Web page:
We all hope we would not be in this situation. But did you ever ask your self what to do if this situation occur? We always hear those shocking story where people died in sinking car.
To be able to survive in an extreme situation, you’d better make sure you know what to do in advance. After all, when crunch time comes, you might only have seconds to act! To help increase safety awareness, a team of professional rescuers has come up with visually accessible and detailed instructions on how to behave if you find yourself in a rapidly sinking car.
Today, Bright Side shares with you the most important recommendations that might one day help you save yourself and those around you.
Rescuers warn that you’ll only have about a minute to complete these two steps before the car sinks underwater.
Don’t waste time trying to open the door. It will not budge, because of the force of water pressing on it from the outside. Remember — the sequence “unfasten the seat belt, lower the window, climb out of the car” is your only chance at salvation.
A manual window gives you the best means of escape. However, all is not lost if your car has power windows. Professionals note that, according to test results, a car’s electronics continue to function for at least ten minutes after it becomes submerged.
Don’t even try breaking the windshield — it is made of extra-strong, crash-resistant triplex safety glass.
Many online shops offer special car window-breaking tools at affordable prices. Another option is to use some heavy object with a pointed tip (you should always keep such an object handy in your car). This could be a hammer, a wrench, a heavy screwdriver. In the absence of these, you can use a removable headrest (strike at the glass with the headrest’s metal studs), a stiletto heel, or your elbow. You should aim your blows at the corners of the window as the glass is more fragile there.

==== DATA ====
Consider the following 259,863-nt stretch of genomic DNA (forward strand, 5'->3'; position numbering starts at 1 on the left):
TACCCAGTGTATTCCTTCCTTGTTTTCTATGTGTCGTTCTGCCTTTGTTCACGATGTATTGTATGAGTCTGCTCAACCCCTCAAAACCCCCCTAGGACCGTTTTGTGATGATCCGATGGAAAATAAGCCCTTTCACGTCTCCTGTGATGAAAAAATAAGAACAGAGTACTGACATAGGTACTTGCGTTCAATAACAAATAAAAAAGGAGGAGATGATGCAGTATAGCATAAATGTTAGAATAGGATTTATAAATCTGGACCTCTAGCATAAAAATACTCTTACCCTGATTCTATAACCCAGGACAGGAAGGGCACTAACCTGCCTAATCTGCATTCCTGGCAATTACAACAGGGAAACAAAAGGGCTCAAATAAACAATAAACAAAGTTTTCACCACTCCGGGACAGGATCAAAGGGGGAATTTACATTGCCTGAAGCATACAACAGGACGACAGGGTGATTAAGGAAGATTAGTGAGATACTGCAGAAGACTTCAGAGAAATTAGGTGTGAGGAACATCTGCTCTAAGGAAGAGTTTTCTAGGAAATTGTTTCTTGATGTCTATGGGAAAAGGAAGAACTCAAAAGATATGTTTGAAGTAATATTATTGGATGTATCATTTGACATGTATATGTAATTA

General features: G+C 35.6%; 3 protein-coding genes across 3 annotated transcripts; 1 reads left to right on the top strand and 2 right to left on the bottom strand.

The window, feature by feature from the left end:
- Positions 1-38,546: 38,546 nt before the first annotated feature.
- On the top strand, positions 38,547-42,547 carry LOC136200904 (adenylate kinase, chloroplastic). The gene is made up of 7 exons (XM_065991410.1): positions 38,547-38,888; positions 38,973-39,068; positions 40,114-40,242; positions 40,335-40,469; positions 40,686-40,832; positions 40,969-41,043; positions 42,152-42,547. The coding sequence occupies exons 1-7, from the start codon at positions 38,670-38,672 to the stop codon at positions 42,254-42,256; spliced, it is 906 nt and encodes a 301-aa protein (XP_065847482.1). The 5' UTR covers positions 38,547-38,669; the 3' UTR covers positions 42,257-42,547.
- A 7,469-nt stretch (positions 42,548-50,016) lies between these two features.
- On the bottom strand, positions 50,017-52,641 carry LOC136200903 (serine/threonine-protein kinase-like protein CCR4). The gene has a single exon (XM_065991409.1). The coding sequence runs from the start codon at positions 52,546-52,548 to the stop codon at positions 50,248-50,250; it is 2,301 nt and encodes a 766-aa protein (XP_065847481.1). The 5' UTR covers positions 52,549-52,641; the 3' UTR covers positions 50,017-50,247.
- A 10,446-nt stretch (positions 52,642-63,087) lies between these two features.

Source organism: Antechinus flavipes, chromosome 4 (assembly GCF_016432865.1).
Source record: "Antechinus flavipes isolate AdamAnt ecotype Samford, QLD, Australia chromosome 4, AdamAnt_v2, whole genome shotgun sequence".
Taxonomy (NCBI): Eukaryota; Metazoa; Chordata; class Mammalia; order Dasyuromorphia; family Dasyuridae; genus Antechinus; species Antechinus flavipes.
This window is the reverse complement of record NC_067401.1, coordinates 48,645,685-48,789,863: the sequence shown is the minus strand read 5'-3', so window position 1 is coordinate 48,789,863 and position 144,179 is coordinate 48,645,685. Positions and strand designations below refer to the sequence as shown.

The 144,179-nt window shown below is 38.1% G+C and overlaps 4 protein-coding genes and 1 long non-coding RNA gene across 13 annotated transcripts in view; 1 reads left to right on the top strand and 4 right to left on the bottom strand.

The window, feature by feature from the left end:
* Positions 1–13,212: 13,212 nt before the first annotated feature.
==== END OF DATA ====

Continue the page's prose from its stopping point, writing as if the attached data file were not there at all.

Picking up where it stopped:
If you’re traveling with children, rescuers recommend the following sequence of actions: unfasten your safety belt; lower your side window; unfasten your older child’s seat belt first, and push him or her out of the car; then repeat the procedure with your younger child. Finally, leave the car yourself. This way, everyone gets better chances of survival.
If you are unable to open or break the window, there’s another way out: via the door. This is the most controversial of escape methods, since you’ll need to wait for the car to fill with water in order for the pressure inside and outside the car to equal out. When this happens, breathe in the remnants of the air, open the door, and swim out.
A tip from the professionals: keep a firm grip on the door handle while water fills the cabin. Remember that the door will not open easily. You may have to push it with your feet.
It’s easy to become disoriented underwater, especially so if the water is turbid. To find your way to the surface, swim in the same direction as the rising air bubbles.